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PostPosted: Tue Oct 03, 2017 5:24 pm 
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Hi folks, I would like some feedback on this. It's my first attempt at turning an acrylic stem.
A bit of info
I used a tapered drill bit to drill to 1/2" of button.
Used a 5/64" to drill the button hole
Used a Dremel to start the slot. Then used various files and a 1/16" bit in my hand drill to work the slot.
All comments welcome.
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Delrin Tenon
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Got a bit of stain in the bottom
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PostPosted: Wed Oct 04, 2017 2:00 am 
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Not at all bad for a first hand cut stem. The bite zone looks like it could be a bit thinner, it's slightly under bent, and the taper could stand to start closer to the shank.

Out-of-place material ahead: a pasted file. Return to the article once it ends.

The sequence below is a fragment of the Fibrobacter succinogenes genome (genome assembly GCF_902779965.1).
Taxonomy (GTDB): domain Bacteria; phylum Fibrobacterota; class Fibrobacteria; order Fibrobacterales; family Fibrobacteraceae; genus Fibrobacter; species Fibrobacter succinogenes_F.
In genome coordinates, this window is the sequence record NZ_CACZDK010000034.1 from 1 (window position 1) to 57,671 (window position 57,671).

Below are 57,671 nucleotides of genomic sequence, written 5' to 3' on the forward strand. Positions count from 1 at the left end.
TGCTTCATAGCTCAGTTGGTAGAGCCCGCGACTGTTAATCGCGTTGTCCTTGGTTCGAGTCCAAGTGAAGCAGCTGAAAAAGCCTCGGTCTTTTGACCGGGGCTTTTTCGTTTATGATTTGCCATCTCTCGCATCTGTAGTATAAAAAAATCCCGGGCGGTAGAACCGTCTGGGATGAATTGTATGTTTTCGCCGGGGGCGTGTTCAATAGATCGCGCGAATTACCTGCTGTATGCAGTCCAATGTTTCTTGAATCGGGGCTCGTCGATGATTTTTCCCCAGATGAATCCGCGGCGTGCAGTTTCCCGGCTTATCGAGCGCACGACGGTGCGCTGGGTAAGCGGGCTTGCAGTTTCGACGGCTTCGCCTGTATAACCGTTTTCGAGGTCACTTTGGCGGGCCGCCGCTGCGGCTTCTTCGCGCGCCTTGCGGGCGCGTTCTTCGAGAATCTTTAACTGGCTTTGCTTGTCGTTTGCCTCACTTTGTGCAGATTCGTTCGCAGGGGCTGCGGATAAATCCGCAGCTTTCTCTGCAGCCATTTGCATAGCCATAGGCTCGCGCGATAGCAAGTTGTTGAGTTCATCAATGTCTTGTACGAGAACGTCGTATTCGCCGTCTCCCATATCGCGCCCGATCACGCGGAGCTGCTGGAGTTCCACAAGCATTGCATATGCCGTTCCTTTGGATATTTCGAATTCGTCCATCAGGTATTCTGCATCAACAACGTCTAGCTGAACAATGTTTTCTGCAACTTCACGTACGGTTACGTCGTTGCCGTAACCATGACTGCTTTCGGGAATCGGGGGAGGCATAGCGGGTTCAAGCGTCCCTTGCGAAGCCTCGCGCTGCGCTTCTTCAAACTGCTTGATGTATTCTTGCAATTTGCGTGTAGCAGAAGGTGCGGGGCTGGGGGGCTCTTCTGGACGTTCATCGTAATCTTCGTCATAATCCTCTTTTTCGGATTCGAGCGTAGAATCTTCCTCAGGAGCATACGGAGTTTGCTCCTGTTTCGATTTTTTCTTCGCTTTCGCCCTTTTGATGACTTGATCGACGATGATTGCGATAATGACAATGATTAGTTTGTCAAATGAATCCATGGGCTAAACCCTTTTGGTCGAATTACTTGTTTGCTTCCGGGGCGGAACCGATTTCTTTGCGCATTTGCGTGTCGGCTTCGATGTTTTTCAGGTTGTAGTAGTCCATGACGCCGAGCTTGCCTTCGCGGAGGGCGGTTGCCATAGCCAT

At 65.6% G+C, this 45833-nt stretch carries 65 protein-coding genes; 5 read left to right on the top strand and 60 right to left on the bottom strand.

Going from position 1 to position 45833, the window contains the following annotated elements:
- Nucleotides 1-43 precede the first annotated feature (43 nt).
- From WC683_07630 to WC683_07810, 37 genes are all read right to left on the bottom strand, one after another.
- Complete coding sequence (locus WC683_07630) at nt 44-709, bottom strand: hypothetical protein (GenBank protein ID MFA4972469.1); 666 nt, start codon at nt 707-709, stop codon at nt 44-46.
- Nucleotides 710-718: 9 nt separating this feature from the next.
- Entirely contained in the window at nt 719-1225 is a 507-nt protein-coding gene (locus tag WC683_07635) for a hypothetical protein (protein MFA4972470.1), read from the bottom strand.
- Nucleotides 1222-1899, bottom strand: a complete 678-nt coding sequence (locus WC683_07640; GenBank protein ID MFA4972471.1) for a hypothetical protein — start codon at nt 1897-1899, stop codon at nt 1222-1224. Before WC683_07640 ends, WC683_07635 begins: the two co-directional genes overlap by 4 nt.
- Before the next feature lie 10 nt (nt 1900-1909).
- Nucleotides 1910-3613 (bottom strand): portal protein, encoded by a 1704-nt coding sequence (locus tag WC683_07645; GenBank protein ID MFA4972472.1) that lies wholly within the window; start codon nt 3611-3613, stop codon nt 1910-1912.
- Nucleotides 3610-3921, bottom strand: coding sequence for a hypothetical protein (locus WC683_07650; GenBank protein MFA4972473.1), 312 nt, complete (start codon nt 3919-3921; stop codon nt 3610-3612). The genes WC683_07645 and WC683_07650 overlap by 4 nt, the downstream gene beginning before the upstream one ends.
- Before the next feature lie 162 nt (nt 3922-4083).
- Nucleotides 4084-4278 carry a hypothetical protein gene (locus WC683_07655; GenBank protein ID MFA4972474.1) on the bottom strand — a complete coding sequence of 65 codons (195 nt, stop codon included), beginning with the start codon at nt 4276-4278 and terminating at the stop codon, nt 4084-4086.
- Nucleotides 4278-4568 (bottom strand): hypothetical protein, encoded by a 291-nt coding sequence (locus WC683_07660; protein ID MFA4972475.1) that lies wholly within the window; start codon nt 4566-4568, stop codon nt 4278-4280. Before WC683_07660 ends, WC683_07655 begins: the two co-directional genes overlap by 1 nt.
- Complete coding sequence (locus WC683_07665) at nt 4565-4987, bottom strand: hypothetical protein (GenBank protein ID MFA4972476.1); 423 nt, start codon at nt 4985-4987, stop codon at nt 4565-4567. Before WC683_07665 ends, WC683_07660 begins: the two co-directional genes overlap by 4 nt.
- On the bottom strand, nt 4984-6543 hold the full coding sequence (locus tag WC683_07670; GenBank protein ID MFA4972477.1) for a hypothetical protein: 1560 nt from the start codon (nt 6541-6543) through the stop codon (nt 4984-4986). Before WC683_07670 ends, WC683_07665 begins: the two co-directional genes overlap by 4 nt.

The bowl kind of evokes the image of a guy who is starting straight up at the sky, so much so that he is about to fall backwards. If you lessened the overall height (particularly in the front) and took a bit off the heel, I think the oval composition flow better. My opinion.

I can't fix the bend, but here's a quick hack job I did on my phone to illustrate what I'm taking about.

Image

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PostPosted: Wed Oct 04, 2017 9:55 am 
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Thanks Ryan, I see what you mean. I will incorporate your comments in the next Dublin.


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PostPosted: Wed Oct 04, 2017 11:48 am 
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A tiny bit of taper on the lateral sides of the shank would also look nicer. The vertical shot of the shank looks good, so the shank is a little ovoid at the bowl.